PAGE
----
With all due respect to Chairman Bair and my friends at the FDIC, we need to think about lessening the economic “skin-in-the-game” for RMBS and focusing anew on enforcing US securities laws.  If we really want to fix the markets for private mortgage bonds and help the US economy grow, we need less skin-in-the-game in an economic sense and more federal prosecutions for securities fraud.  The FDIC has the institutional experience and legal responsibilities to lead this important conversation, but that agency has grown strangely silent since the departure of Chairman Bair.

Update 1:  Comment from one of my legal mentors.  Chris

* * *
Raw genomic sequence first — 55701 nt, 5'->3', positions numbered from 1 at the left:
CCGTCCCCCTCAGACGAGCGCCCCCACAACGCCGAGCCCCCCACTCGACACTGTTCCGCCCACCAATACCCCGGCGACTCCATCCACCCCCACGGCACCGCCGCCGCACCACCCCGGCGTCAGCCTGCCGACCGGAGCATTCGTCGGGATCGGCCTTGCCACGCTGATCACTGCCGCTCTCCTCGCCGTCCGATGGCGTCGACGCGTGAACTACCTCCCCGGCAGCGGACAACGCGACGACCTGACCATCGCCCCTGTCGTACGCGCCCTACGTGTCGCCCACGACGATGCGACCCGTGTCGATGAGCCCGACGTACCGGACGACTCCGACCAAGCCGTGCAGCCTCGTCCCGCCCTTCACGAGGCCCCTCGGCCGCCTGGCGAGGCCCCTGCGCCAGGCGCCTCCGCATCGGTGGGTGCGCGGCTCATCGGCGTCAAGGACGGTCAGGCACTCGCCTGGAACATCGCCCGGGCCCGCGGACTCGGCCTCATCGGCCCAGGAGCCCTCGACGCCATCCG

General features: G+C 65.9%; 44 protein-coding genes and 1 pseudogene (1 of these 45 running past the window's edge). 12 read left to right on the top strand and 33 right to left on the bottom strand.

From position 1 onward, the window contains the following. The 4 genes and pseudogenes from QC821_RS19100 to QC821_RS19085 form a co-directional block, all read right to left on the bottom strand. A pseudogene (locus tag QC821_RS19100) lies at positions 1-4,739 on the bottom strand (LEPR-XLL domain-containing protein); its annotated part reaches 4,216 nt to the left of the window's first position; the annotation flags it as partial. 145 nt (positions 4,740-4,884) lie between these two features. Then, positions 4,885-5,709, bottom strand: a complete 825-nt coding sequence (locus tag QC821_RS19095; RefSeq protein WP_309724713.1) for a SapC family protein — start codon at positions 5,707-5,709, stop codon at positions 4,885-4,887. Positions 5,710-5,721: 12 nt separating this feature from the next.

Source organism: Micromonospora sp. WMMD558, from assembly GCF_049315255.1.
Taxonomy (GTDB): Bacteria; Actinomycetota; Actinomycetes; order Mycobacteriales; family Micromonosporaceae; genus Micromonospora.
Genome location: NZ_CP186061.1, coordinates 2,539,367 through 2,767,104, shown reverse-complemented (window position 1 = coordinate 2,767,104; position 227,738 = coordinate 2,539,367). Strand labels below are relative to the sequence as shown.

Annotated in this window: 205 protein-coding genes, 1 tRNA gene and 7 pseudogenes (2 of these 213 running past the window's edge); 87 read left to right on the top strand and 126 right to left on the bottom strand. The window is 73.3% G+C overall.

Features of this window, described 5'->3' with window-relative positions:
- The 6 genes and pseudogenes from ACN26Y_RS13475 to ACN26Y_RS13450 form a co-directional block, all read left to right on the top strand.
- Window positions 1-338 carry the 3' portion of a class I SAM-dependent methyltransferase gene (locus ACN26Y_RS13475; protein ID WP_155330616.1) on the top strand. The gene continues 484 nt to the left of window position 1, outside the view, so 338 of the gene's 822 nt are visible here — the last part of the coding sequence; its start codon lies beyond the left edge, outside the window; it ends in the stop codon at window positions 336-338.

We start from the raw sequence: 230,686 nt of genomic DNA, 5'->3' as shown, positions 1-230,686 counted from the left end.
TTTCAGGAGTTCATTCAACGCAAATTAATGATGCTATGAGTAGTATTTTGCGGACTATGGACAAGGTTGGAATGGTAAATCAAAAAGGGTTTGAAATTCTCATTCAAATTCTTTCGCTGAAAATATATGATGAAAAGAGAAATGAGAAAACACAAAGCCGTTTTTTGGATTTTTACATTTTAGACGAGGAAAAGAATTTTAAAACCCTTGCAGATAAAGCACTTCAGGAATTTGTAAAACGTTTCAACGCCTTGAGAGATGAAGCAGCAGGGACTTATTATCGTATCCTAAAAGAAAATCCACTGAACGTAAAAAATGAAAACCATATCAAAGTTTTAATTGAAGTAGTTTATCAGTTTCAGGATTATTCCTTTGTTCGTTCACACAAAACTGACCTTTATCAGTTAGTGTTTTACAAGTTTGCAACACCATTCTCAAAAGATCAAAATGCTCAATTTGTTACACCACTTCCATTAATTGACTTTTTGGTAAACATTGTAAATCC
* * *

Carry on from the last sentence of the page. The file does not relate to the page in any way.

"Really good article.  Two specific suggestions:  

(1) when a mortgagee transfers all material default risk to a party that identifies itself in the sale of securities transaction as accepting that risk (e.g., a private mortgage insurer) and the only interest retained by the mortgagee is "pure" servicing (only the obligation to make recoverable cash flow advances that have priority over the purchasers in foreclosure on individual properties and reps and warranties that are truly believed to be correct), "risk retention" should be waived, as it is for the GSEs (otherwise we are right back to the GSE monopoly problem) and

(2) get FDIC to recall that RTC showed the world how to disguise "full recourse" as reps and warranties--by saying everything done by originating S&Ls was perfect while knowing it was not)--in that case, reps and warranties are recognized as constituting recourse which creates secured debt, not a sale (See, Panteleo, et al, "Rethinking the Role of Recourse in the Sale of Financial Assets," 52 Bus. Lawyer 159)."